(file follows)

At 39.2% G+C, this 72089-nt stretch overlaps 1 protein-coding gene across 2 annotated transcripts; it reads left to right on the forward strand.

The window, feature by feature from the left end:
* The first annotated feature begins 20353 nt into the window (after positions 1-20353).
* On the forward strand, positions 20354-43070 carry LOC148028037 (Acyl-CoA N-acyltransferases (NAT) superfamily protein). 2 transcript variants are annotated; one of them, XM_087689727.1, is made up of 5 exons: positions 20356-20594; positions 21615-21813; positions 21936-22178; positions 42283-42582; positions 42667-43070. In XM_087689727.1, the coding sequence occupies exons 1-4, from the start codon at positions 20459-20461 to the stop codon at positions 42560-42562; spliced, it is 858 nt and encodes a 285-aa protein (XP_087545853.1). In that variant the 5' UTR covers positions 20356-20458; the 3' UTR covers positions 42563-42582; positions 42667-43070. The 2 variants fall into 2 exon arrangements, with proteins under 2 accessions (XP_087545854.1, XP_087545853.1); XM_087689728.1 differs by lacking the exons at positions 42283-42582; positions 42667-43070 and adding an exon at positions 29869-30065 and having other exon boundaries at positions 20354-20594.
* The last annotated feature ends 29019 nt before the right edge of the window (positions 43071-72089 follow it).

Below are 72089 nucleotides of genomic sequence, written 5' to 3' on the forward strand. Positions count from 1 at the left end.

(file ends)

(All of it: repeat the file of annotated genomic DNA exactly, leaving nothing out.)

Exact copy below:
At 39.2% G+C, this 72089-nt stretch overlaps 1 protein-coding gene across 2 annotated transcripts; it reads left to right on the forward strand.

The window, feature by feature from the left end:
* The first annotated feature begins 20353 nt into the window (after positions 1-20353).
* On the forward strand, positions 20354-43070 carry LOC148028037 (Acyl-CoA N-acyltransferases (NAT) superfamily protein). 2 transcript variants are annotated; one of them, XM_087689727.1, is made up of 5 exons: positions 20356-20594; positions 21615-21813; positions 21936-22178; positions 42283-42582; positions 42667-43070. In XM_087689727.1, the coding sequence occupies exons 1-4, from the start codon at positions 20459-20461 to the stop codon at positions 42560-42562; spliced, it is 858 nt and encodes a 285-aa protein (XP_087545853.1). In that variant the 5' UTR covers positions 20356-20458; the 3' UTR covers positions 42563-42582; positions 42667-43070. The 2 variants fall into 2 exon arrangements, with proteins under 2 accessions (XP_087545854.1, XP_087545853.1); XM_087689728.1 differs by lacking the exons at positions 42283-42582; positions 42667-43070 and adding an exon at positions 29869-30065 and having other exon boundaries at positions 20354-20594.
* The last annotated feature ends 29019 nt before the right edge of the window (positions 43071-72089 follow it).

Below are 72089 nucleotides of genomic sequence, written 5' to 3' on the forward strand. Positions count from 1 at the left end.